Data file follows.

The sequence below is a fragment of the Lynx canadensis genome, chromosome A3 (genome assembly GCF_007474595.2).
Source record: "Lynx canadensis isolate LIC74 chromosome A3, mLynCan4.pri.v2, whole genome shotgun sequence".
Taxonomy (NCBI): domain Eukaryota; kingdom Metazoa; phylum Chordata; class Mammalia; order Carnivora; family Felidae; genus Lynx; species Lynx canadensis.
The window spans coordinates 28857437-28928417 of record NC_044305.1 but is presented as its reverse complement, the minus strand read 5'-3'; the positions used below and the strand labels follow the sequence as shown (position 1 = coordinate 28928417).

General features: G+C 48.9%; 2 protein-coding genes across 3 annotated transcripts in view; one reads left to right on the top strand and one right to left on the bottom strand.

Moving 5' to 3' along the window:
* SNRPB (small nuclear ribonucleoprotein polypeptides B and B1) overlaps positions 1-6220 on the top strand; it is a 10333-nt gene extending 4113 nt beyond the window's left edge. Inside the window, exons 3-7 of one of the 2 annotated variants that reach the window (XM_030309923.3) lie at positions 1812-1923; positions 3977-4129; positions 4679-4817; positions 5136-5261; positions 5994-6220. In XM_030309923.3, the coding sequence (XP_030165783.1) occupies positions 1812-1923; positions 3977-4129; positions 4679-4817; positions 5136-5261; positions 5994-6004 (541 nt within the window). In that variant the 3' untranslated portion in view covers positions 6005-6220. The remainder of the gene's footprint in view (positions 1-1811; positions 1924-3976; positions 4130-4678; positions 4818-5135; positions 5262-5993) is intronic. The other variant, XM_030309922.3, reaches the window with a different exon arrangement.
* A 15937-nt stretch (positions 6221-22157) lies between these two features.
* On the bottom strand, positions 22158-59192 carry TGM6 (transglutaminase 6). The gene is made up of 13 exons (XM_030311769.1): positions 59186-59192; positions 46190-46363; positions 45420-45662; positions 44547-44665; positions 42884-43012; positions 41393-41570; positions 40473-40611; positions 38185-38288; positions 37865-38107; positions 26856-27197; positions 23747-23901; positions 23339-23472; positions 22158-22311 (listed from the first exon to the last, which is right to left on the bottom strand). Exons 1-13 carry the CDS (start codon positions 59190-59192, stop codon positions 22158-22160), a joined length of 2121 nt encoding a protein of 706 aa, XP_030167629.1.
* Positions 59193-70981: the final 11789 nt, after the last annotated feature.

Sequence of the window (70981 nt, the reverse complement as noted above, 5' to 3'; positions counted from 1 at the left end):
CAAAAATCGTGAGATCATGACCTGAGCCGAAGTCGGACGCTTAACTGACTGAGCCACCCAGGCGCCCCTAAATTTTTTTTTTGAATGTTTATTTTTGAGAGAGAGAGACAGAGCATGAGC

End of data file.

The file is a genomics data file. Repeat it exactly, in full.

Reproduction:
The sequence below is a fragment of the Lynx canadensis genome, chromosome A3 (genome assembly GCF_007474595.2).
Source record: "Lynx canadensis isolate LIC74 chromosome A3, mLynCan4.pri.v2, whole genome shotgun sequence".
Taxonomy (NCBI): domain Eukaryota; kingdom Metazoa; phylum Chordata; class Mammalia; order Carnivora; family Felidae; genus Lynx; species Lynx canadensis.
The window spans coordinates 28857437-28928417 of record NC_044305.1 but is presented as its reverse complement, the minus strand read 5'-3'; the positions used below and the strand labels follow the sequence as shown (position 1 = coordinate 28928417).

General features: G+C 48.9%; 2 protein-coding genes across 3 annotated transcripts in view; one reads left to right on the top strand and one right to left on the bottom strand.

Moving 5' to 3' along the window:
* SNRPB (small nuclear ribonucleoprotein polypeptides B and B1) overlaps positions 1-6220 on the top strand; it is a 10333-nt gene extending 4113 nt beyond the window's left edge. Inside the window, exons 3-7 of one of the 2 annotated variants that reach the window (XM_030309923.3) lie at positions 1812-1923; positions 3977-4129; positions 4679-4817; positions 5136-5261; positions 5994-6220. In XM_030309923.3, the coding sequence (XP_030165783.1) occupies positions 1812-1923; positions 3977-4129; positions 4679-4817; positions 5136-5261; positions 5994-6004 (541 nt within the window). In that variant the 3' untranslated portion in view covers positions 6005-6220. The remainder of the gene's footprint in view (positions 1-1811; positions 1924-3976; positions 4130-4678; positions 4818-5135; positions 5262-5993) is intronic. The other variant, XM_030309922.3, reaches the window with a different exon arrangement.
* A 15937-nt stretch (positions 6221-22157) lies between these two features.
* On the bottom strand, positions 22158-59192 carry TGM6 (transglutaminase 6). The gene is made up of 13 exons (XM_030311769.1): positions 59186-59192; positions 46190-46363; positions 45420-45662; positions 44547-44665; positions 42884-43012; positions 41393-41570; positions 40473-40611; positions 38185-38288; positions 37865-38107; positions 26856-27197; positions 23747-23901; positions 23339-23472; positions 22158-22311 (listed from the first exon to the last, which is right to left on the bottom strand). Exons 1-13 carry the CDS (start codon positions 59190-59192, stop codon positions 22158-22160), a joined length of 2121 nt encoding a protein of 706 aa, XP_030167629.1.
* Positions 59193-70981: the final 11789 nt, after the last annotated feature.

Sequence of the window (70981 nt, the reverse complement as noted above, 5' to 3'; positions counted from 1 at the left end):
CAAAAATCGTGAGATCATGACCTGAGCCGAAGTCGGACGCTTAACTGACTGAGCCACCCAGGCGCCCCTAAATTTTTTTTTTGAATGTTTATTTTTGAGAGAGAGAGACAGAGCATGAGC